I’m writing a series of posts answering questions from PR students at the University of Georgia. If you have questions of your own, leave them in the comments or email me at firstname.lastname@example.org
On to more questions.
Q. What is the PR industry’s reputation today? How do other industries view Public Relations as a practice? Is PR being taken seriously everywhere? How has this changed in the past few years (if at all)?
A. I’ll answer this two ways. First, and this is just my personal approach to life – not just public relations – I don’t spend any time contemplating or thinking too much about how people view public relations. I’m usually too busy working to think about what someone may or may not think of the public relations industry. And the reality is that there will always be negative people, and I long ago realized that life’s just too short to spend much time trying to change people’s opinions about public relations – or politics.
Second, you can point to a wide number of public “scandals” that people blame on public relations. BP’s numerous communication mistakes after the Gulf oil spill. The current Penn State crisis (I’d be willing to be there was a PR person involved at some point – giving horrible advice on preserving Penn State’s “image.”) There are PR mistakes made every single day, just as there are business mistakes made every day, journalism/reporting mistakes made every day, etc.
Those mistakes should not – and frankly – don’t define the industry as a whole. Do they give PR a black eye? Absolutely. Do they invalidate all the honest, hard PR work going on every day, nope.
For me, it all boils down to what I bring to the table for the companies I work with. Companies, especially, startups live inside a bubble. That bubble is necessary to design software, sling code, and ship product. However, that bubble leads companies to believe that they’re doing life-changing, totally revolutionary work. While that might be the case, reporters need and thrive on context. Where does company X fit into the overall industry landscape, what about their product is truly unique, and what is similar to competitors?
It’s my job to work with companies to tell a compelling story about their product or service within the context of the overall industry and the overall news conversation of the week or month. To me, that’s honest, fun work, and I sleep soundly every night regardless of what some person or persons may be ranting about the ills of the PR industry.
Q. What is the most valuable skill for recent PR grads looking for a job today?
A. I touched on this in my earlier post answering these questions. My biggest piece of advice, and I can’t stress it enough is DON’T WAIT.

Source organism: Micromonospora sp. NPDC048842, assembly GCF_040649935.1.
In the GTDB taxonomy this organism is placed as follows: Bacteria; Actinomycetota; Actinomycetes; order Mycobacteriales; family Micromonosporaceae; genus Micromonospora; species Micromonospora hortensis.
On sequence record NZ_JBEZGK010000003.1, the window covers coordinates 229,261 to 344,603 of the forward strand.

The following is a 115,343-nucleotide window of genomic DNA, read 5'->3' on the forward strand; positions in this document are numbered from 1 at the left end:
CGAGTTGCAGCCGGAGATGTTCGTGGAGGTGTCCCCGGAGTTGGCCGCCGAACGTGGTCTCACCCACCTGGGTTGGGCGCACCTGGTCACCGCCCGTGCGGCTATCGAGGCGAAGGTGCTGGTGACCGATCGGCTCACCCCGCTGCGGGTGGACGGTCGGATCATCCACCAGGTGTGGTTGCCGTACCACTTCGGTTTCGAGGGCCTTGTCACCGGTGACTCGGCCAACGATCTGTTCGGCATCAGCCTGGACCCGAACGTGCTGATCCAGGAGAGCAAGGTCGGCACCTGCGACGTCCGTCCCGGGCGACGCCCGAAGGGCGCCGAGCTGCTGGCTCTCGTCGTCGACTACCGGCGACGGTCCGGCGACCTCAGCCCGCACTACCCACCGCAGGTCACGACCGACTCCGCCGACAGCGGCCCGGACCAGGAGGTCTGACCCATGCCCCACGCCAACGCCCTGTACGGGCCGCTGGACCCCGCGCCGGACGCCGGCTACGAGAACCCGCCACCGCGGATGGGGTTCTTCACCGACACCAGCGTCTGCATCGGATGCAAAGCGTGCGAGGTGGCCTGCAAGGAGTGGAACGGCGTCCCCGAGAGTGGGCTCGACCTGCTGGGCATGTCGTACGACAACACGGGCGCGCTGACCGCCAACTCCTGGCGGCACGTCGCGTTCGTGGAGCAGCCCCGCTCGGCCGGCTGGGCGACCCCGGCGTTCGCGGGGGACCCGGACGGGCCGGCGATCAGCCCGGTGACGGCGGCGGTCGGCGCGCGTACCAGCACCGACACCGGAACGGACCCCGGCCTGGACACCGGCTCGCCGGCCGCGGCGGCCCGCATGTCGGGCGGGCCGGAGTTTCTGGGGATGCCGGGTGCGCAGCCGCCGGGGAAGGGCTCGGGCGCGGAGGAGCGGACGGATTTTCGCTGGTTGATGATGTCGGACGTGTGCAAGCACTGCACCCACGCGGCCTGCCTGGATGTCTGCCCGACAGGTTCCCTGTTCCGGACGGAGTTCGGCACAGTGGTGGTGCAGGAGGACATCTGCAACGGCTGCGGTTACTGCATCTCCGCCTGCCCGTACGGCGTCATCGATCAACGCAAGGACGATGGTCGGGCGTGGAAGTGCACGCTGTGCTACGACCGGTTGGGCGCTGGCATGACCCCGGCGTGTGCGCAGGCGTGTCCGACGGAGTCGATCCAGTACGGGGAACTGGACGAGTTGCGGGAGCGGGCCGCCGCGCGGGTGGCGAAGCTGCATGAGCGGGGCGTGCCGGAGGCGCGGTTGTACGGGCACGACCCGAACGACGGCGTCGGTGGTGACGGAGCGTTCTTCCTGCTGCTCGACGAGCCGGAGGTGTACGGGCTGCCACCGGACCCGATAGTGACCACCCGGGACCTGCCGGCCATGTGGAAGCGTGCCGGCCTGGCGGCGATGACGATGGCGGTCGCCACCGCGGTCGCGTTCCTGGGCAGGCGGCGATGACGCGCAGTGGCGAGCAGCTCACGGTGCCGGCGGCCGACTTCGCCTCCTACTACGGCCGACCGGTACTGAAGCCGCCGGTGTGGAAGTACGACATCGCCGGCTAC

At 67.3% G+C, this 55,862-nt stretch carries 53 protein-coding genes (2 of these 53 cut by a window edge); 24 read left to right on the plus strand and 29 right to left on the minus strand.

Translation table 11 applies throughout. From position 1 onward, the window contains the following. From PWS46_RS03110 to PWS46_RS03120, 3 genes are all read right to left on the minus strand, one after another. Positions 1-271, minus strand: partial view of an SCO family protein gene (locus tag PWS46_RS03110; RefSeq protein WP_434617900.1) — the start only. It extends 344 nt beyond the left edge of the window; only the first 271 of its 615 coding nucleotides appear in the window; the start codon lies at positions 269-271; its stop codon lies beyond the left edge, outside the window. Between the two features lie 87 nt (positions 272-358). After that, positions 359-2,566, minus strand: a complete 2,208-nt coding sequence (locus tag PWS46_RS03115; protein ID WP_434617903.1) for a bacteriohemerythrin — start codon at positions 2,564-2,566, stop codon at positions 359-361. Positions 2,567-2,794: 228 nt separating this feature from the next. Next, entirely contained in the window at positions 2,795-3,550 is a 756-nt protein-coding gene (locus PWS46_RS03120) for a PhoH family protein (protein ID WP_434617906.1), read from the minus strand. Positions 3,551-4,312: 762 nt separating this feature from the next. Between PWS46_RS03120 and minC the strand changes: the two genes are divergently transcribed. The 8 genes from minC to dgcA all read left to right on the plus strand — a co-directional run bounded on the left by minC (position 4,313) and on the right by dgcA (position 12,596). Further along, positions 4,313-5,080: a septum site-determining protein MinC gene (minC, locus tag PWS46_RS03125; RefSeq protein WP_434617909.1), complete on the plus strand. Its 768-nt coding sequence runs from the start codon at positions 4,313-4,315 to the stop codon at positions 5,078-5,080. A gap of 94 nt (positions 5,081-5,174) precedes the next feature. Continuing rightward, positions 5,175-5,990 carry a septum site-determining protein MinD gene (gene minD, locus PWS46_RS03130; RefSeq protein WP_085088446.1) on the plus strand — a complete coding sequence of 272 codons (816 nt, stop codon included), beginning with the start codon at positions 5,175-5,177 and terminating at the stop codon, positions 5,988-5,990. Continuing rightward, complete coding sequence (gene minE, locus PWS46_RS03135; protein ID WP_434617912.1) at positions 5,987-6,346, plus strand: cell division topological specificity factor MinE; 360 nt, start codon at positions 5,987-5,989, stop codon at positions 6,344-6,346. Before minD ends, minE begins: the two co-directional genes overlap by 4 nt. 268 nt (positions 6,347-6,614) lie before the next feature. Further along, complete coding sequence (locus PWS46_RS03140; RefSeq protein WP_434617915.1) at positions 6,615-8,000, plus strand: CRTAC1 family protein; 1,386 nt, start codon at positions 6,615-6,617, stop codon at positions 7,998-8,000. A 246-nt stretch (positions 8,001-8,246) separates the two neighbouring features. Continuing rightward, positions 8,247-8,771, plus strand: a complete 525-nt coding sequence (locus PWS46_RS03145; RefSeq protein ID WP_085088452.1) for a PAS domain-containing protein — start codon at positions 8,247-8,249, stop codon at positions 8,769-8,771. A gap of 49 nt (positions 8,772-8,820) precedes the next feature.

If you’ve investigated PR, and you think you’d like to work in the industry, DON’T WAIT.
DON’T WAIT – for professors to insist that you be well read and well-informed on daily news. Even if you plan to go into celebrity or entertainment PR, every PR professional should be reading every single day – the New York Times, the Wall Street Journal, and USA Today (at a minimum). Those newspapers, along with the Washington Post and LA Times drive the news conversations of the day and the week.
If you’re reading newspapers and blogs every single day, you can start to make connections and see how the companies and organizations you’re working for can fit into the ongoing news conversation.
DON’T WAIT – to learn digital content creation. Build a blog. If you don’t consider yourself technical, there are literally tons of online tutorials for people who are “non-technical”. Figure out what you’re interested in, and start writing about, recording video commentaries, start an audio podcast. Begin building your audience today. Those skills will be invaluable and required for PR professionals.
DON’T WAIT – to get PR experience. Sure, pursue internships and participate fully in any classroom assignments, but you can start gaining PR experience today. In every town, in every city, there are tons of worthwhile organizations – charities, non-profits – desperate for PR help. Help them build or revamp their website. Volunteer to help them with their Twitter, Facebook, Google+ strategies. Help introduce them to local media and local news reporters. Write press releases for them.
Classroom experience is valuable, but in-the-trenches PR experience and learning how to build an audience online and interact with that audience are invaluable talents and skills that will help you gain your first job in PR – and succeed and thrive over the long haul.